Photo of the day

Humans first set on the moon 46 years ago today.  Great In Focus gallery:
  After liftoff from the Moon, the lunar module approaches CSM for docking, with earthrise in background.

NASA
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Trump

So, my Slovakian readers want to know what I think of Donald Trump’s chances for winning the Republican nomination and the general.  Since I took five minutes to write it up for Slovakian news, I might as well share it here, too.  Here’e the question I was answering:

How would you evaluate Donald Trump’s chances of becoming GOP’s presidential nominee, eventually the American President? Do you see any presidential path for him, or he will probably stay very visible and loud candidate, but at the end still just sort of a fringe candidate?

Donald Trump’s chances of becoming the Republican nominee are extremely close to 0.  He will probably stay visible and loud– and right now he is clearly representing a segment of the Republican electorate that feel he is making their message heard– but ultimately he has almost no chance to win the Republican nomination.  Political Science scholarship has increasingly shown that winning the nomination takes substantial support from party “insiders” (elected politicians, major donors and fundraisers, etc.).  Trump has virtually no support from party Insiders.  It would be unprecedented for a candidate to win a nomination of one of the two major parties under these circumstances.  Sure, he is rich, but the evidence is also clear that it takes a lot more than simply having a lot of money.  Any chances he had of building more support from party elites (and even ordinary voters) were most likely lost for good with his extremely ill-considered comments regarding John McCain this weekend.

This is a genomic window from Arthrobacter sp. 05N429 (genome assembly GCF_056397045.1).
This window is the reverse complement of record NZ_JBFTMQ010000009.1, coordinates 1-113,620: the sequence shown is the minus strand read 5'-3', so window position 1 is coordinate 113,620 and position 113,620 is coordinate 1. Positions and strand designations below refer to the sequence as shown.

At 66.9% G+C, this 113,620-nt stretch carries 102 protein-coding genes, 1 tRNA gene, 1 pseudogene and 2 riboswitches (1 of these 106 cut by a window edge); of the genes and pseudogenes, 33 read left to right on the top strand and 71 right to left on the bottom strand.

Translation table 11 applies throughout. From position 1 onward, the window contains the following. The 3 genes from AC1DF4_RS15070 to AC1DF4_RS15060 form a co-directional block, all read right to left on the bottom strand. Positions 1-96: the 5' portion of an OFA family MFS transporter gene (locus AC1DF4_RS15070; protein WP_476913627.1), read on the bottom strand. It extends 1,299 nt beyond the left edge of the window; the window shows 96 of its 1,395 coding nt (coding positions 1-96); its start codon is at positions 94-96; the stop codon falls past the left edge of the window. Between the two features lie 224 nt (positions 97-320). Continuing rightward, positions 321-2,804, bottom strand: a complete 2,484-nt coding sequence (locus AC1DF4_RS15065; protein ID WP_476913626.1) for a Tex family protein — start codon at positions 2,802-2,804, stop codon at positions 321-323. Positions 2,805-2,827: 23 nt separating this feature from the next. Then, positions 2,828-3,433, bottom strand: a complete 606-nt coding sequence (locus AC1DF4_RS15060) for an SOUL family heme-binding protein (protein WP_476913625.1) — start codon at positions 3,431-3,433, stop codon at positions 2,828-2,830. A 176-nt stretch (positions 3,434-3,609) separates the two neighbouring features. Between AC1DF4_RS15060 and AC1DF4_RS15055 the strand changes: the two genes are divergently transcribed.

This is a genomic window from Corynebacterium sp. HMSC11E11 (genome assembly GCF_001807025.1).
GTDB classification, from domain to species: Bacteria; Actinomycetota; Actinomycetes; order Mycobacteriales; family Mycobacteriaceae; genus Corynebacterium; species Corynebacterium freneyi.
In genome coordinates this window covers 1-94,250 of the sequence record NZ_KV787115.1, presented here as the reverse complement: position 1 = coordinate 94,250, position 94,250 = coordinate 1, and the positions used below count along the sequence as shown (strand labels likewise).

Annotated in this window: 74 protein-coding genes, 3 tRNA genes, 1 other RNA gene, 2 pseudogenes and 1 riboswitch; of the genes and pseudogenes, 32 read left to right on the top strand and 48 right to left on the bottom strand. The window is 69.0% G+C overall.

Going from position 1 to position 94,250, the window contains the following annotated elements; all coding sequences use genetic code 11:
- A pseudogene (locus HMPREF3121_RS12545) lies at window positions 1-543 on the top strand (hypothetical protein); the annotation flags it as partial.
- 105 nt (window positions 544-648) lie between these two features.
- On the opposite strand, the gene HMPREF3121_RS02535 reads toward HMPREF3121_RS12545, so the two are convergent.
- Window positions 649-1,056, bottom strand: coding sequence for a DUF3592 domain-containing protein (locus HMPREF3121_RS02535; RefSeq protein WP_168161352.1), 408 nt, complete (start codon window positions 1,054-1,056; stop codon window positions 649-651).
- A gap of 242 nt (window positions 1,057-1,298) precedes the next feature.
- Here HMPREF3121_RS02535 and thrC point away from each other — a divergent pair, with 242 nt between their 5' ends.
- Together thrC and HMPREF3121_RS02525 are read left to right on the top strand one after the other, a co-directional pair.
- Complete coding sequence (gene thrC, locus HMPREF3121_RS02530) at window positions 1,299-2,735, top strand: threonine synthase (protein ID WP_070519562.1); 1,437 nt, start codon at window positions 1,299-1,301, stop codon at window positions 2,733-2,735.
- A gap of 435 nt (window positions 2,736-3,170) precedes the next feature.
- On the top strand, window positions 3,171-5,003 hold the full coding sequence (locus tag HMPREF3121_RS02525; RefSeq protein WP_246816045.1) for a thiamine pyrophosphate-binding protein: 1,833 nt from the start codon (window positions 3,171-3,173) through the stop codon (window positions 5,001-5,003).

Candidates like Trump make election-watching fun and even reveal important facts about the nature of the political times, but what they don’t do is win elections.
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And for blog purposes I’ll add, for Democrats, what a gift.  There’s a reason that every major Republican is doing all they can to try and distance Trump from the Republican party.  What a blemish to the brand.  Alas, the polls are not helping them.  Now, the big question is just how much impact Trump’s stupid, stupid, stupid (and offensive) comments about McCain will have among GOP voters, who are exactly those most likely to take offense at disrespecting the military.
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